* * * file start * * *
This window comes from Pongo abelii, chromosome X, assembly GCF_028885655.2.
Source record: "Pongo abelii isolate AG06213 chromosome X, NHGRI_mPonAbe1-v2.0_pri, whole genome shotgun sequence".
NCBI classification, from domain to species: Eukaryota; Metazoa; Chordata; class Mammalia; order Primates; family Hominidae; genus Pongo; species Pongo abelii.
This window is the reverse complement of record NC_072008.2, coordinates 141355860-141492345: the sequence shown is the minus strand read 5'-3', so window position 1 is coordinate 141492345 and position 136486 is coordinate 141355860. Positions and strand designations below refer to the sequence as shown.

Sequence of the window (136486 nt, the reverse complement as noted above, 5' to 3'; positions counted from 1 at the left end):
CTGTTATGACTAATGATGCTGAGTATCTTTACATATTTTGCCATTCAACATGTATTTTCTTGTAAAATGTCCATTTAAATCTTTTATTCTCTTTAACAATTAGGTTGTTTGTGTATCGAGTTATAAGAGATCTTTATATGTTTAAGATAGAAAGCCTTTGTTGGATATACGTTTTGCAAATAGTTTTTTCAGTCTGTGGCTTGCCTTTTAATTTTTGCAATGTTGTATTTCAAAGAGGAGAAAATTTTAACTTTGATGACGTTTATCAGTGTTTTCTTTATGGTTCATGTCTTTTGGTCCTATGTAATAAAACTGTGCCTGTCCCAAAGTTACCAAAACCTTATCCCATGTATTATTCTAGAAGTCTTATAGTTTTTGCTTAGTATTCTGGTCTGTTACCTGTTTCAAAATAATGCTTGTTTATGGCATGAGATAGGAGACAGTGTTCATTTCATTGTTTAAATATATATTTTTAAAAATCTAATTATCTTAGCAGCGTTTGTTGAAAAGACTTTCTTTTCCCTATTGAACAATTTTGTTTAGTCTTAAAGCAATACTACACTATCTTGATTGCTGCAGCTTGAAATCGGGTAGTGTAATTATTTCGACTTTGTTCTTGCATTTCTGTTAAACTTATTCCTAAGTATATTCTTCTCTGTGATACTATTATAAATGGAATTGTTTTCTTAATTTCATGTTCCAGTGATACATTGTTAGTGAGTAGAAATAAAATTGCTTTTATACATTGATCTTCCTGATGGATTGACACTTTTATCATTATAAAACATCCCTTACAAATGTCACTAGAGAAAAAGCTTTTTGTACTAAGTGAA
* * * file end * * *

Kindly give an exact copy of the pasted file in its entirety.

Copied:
This window comes from Pongo abelii, chromosome X, assembly GCF_028885655.2.
Source record: "Pongo abelii isolate AG06213 chromosome X, NHGRI_mPonAbe1-v2.0_pri, whole genome shotgun sequence".
NCBI classification, from domain to species: Eukaryota; Metazoa; Chordata; class Mammalia; order Primates; family Hominidae; genus Pongo; species Pongo abelii.
This window is the reverse complement of record NC_072008.2, coordinates 141355860-141492345: the sequence shown is the minus strand read 5'-3', so window position 1 is coordinate 141492345 and position 136486 is coordinate 141355860. Positions and strand designations below refer to the sequence as shown.

Sequence of the window (136486 nt, the reverse complement as noted above, 5' to 3'; positions counted from 1 at the left end):
CTGTTATGACTAATGATGCTGAGTATCTTTACATATTTTGCCATTCAACATGTATTTTCTTGTAAAATGTCCATTTAAATCTTTTATTCTCTTTAACAATTAGGTTGTTTGTGTATCGAGTTATAAGAGATCTTTATATGTTTAAGATAGAAAGCCTTTGTTGGATATACGTTTTGCAAATAGTTTTTTCAGTCTGTGGCTTGCCTTTTAATTTTTGCAATGTTGTATTTCAAAGAGGAGAAAATTTTAACTTTGATGACGTTTATCAGTGTTTTCTTTATGGTTCATGTCTTTTGGTCCTATGTAATAAAACTGTGCCTGTCCCAAAGTTACCAAAACCTTATCCCATGTATTATTCTAGAAGTCTTATAGTTTTTGCTTAGTATTCTGGTCTGTTACCTGTTTCAAAATAATGCTTGTTTATGGCATGAGATAGGAGACAGTGTTCATTTCATTGTTTAAATATATATTTTTAAAAATCTAATTATCTTAGCAGCGTTTGTTGAAAAGACTTTCTTTTCCCTATTGAACAATTTTGTTTAGTCTTAAAGCAATACTACACTATCTTGATTGCTGCAGCTTGAAATCGGGTAGTGTAATTATTTCGACTTTGTTCTTGCATTTCTGTTAAACTTATTCCTAAGTATATTCTTCTCTGTGATACTATTATAAATGGAATTGTTTTCTTAATTTCATGTTCCAGTGATACATTGTTAGTGAGTAGAAATAAAATTGCTTTTATACATTGATCTTCCTGATGGATTGACACTTTTATCATTATAAAACATCCCTTACAAATGTCACTAGAGAAAAAGCTTTTTGTACTAAGTGAA